‘Doozy’ of a career: After nearly a half century on air, Tom Skilling nears his final forecast

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For many Chicago viewers, retiring WGN-TV meteorologist Tom Skilling has long been an eternally sunny on-air presence, whose detailed forecasts and genuine enthusiasm somehow made upper air patterns interesting.

The cult of Skilling runs so deep, just about everybody does an overly-cheerful impression of Chicago’s longest-tenured weathercaster.

What they may miss, however, goes on behind the scenes, where Skilling is far more complex than his caricature: a diligent, almost obsessive meteorologist who spends 15 hours a day glued to computer screens, analyzing reams of data in an endless quest to accurately predict the Windy City’s capricious weather.

“You’ve been humbled enough by Mother Nature to know that you’re not going to get every one exactly right,” Skilling said. ”But you sure try. You live and die trying.”

Most of the time, Skilling got it right.

In late January 2011, for example, Skilling told viewers of a potentially “formidable” winter storm nearly a week in advance, tracking its formation every step of the way. When the Groundhog Day blizzard arrived, it dropped 21.2 inches between Jan. 31 and Feb. 2, the third biggest snowstorm in Chicago history.

“This is our storm,” Skilling announced matter-of-factly as furious snow totals piled up and paralyzed the city. “It is a doozy.”

Over the years, Skilling has delivered thousands of forecasts, from rain and lake-effect snow to the more arcane cyclonic vorticity, with expertise and a folksy warmth that has endeared him to generations of Chicagoans.

But if March comes in like a lion, for the first time in nearly half a century, Skilling will not be on the air to help viewers weather another storm. The once gee-whiz kid of Chicago meteorology, now the avuncular dean of local TV weathercasters, is retiring at the end of the month.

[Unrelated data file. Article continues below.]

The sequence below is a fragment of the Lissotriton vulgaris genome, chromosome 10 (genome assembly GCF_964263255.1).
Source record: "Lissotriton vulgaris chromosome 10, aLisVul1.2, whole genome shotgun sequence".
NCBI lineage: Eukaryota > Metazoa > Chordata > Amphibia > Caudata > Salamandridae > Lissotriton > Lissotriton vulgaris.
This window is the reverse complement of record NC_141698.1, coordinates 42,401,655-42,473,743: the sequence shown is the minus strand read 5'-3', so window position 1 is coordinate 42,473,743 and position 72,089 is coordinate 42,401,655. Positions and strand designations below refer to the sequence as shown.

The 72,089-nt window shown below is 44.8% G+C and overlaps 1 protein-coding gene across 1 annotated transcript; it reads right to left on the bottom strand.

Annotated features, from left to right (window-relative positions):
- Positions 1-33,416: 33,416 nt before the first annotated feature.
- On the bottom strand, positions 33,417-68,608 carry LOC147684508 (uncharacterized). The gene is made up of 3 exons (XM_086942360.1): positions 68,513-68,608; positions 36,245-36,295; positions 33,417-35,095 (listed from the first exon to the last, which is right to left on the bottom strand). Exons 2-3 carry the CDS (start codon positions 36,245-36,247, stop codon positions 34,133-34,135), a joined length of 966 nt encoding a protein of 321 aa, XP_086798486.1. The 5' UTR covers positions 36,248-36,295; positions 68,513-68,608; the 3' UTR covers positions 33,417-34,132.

“In some respects, you look back on everything that’s happened and you think, my god, it seems like ages ago, and in other respects you think it’s gone by so fast,” said Skilling, who turns 72 Tuesday.

Skilling made his debut on WGN in 1978 sporting a full head of hair, a yellow Channel 9 news blazer and a remarkably buoyant disposition. On Feb. 28, he will spin out of his chair at the weather desk, make a beeline for the studio and give his final forecast during the 10 p.m. news.

WGN has named Demetrius Ivory, 48, a 10-year veteran of the station, to succeed Skilling as chief meteorologist, and competitors have some familiar faces to carry on, but the imminent sign-off of Chicago’s most iconic weathercaster will leave a void.

“We’re losing a big part of what WGN is,” said evening news anchor Micah Materre, who has worked alongside Skilling for nearly two decades. “He is the gold standard, he’s the one that made WGN so unique all these years.”

A Pittsburgh native, Skilling moved to New Jersey when he was 2 after his father, Thomas Skilling, an industrial valve salesman, took a job in New York. The oldest of four children – his brother Jeffrey would find a different kind of fame as CEO of Enron – Tom had an “inherent” interest in meteorology growing up.

Instead of spending his paper route money on baseball cards, young Skilling subscribed to a daily weather map service.

In 1965, the family moved to west suburban Aurora when Skilling’s father was transferred to the home office of Henry Pratt Co.

Unable to continue receiving the weather maps in a timely fashion, Skilling wrote an eight-page letter to Aurora radio station WKKD to see if they could provide him with an alternative. Intrigued, the station’s then-program director, Rusty Tym, set up a meeting with the 14-year-old Skilling.